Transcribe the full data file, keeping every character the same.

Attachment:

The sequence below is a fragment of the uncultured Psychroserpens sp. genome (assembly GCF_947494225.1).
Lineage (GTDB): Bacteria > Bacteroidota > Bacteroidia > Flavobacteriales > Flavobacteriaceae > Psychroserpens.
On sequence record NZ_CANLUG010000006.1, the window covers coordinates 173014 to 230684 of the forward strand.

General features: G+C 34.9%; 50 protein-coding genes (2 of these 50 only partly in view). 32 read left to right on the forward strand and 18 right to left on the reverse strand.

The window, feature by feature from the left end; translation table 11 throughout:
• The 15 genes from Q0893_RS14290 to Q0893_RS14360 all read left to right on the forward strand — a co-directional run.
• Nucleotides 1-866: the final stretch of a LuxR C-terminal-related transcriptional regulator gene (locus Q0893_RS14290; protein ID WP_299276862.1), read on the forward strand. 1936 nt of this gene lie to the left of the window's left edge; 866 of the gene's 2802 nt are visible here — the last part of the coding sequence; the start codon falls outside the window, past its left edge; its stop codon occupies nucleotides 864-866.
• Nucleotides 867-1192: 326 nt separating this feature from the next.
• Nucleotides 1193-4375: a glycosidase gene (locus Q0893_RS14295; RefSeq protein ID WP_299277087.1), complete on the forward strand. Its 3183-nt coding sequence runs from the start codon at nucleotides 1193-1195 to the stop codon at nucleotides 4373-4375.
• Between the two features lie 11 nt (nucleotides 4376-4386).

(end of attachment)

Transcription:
The sequence below is a fragment of the uncultured Psychroserpens sp. genome (assembly GCF_947494225.1).
Lineage (GTDB): Bacteria > Bacteroidota > Bacteroidia > Flavobacteriales > Flavobacteriaceae > Psychroserpens.
On sequence record NZ_CANLUG010000006.1, the window covers coordinates 173014 to 230684 of the forward strand.

General features: G+C 34.9%; 50 protein-coding genes (2 of these 50 only partly in view). 32 read left to right on the forward strand and 18 right to left on the reverse strand.

The window, feature by feature from the left end; translation table 11 throughout:
• The 15 genes from Q0893_RS14290 to Q0893_RS14360 all read left to right on the forward strand — a co-directional run.
• Nucleotides 1-866: the final stretch of a LuxR C-terminal-related transcriptional regulator gene (locus Q0893_RS14290; protein ID WP_299276862.1), read on the forward strand. 1936 nt of this gene lie to the left of the window's left edge; 866 of the gene's 2802 nt are visible here — the last part of the coding sequence; the start codon falls outside the window, past its left edge; its stop codon occupies nucleotides 864-866.
• Nucleotides 867-1192: 326 nt separating this feature from the next.
• Nucleotides 1193-4375: a glycosidase gene (locus Q0893_RS14295; RefSeq protein ID WP_299277087.1), complete on the forward strand. Its 3183-nt coding sequence runs from the start codon at nucleotides 1193-1195 to the stop codon at nucleotides 4373-4375.
• Between the two features lie 11 nt (nucleotides 4376-4386).